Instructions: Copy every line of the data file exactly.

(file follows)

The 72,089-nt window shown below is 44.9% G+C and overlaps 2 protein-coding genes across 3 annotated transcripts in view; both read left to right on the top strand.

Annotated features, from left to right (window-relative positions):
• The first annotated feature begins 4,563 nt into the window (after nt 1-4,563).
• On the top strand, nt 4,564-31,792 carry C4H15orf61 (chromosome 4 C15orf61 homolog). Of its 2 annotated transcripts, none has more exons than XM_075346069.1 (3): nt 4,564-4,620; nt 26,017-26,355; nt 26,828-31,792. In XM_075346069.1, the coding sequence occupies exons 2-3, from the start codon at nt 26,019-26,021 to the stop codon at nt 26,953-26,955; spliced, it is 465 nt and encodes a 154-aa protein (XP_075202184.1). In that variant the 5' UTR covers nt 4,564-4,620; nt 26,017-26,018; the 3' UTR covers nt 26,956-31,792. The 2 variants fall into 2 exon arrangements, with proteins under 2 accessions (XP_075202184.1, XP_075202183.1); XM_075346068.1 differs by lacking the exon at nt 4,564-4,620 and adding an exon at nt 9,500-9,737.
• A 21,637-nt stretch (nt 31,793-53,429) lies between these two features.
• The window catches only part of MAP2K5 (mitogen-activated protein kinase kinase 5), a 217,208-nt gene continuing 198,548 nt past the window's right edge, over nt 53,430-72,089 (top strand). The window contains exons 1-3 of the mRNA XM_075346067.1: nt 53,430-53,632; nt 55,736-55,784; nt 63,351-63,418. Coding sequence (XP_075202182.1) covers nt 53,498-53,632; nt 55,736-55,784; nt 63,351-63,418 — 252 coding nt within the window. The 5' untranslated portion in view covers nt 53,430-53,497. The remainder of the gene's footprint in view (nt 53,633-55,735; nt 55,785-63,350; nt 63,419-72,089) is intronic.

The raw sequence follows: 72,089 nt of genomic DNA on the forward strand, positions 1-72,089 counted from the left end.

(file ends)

The 72,089-nt window shown below is 44.9% G+C and overlaps 2 protein-coding genes across 3 annotated transcripts in view; both read left to right on the top strand.

Annotated features, from left to right (window-relative positions):
• The first annotated feature begins 4,563 nt into the window (after nt 1-4,563).
• On the top strand, nt 4,564-31,792 carry C4H15orf61 (chromosome 4 C15orf61 homolog). Of its 2 annotated transcripts, none has more exons than XM_075346069.1 (3): nt 4,564-4,620; nt 26,017-26,355; nt 26,828-31,792. In XM_075346069.1, the coding sequence occupies exons 2-3, from the start codon at nt 26,019-26,021 to the stop codon at nt 26,953-26,955; spliced, it is 465 nt and encodes a 154-aa protein (XP_075202184.1). In that variant the 5' UTR covers nt 4,564-4,620; nt 26,017-26,018; the 3' UTR covers nt 26,956-31,792. The 2 variants fall into 2 exon arrangements, with proteins under 2 accessions (XP_075202184.1, XP_075202183.1); XM_075346068.1 differs by lacking the exon at nt 4,564-4,620 and adding an exon at nt 9,500-9,737.
• A 21,637-nt stretch (nt 31,793-53,429) lies between these two features.
• The window catches only part of MAP2K5 (mitogen-activated protein kinase kinase 5), a 217,208-nt gene continuing 198,548 nt past the window's right edge, over nt 53,430-72,089 (top strand). The window contains exons 1-3 of the mRNA XM_075346067.1: nt 53,430-53,632; nt 55,736-55,784; nt 63,351-63,418. Coding sequence (XP_075202182.1) covers nt 53,498-53,632; nt 55,736-55,784; nt 63,351-63,418 — 252 coding nt within the window. The 5' untranslated portion in view covers nt 53,430-53,497. The remainder of the gene's footprint in view (nt 53,633-55,735; nt 55,785-63,350; nt 63,419-72,089) is intronic.

The raw sequence follows: 72,089 nt of genomic DNA on the forward strand, positions 1-72,089 counted from the left end.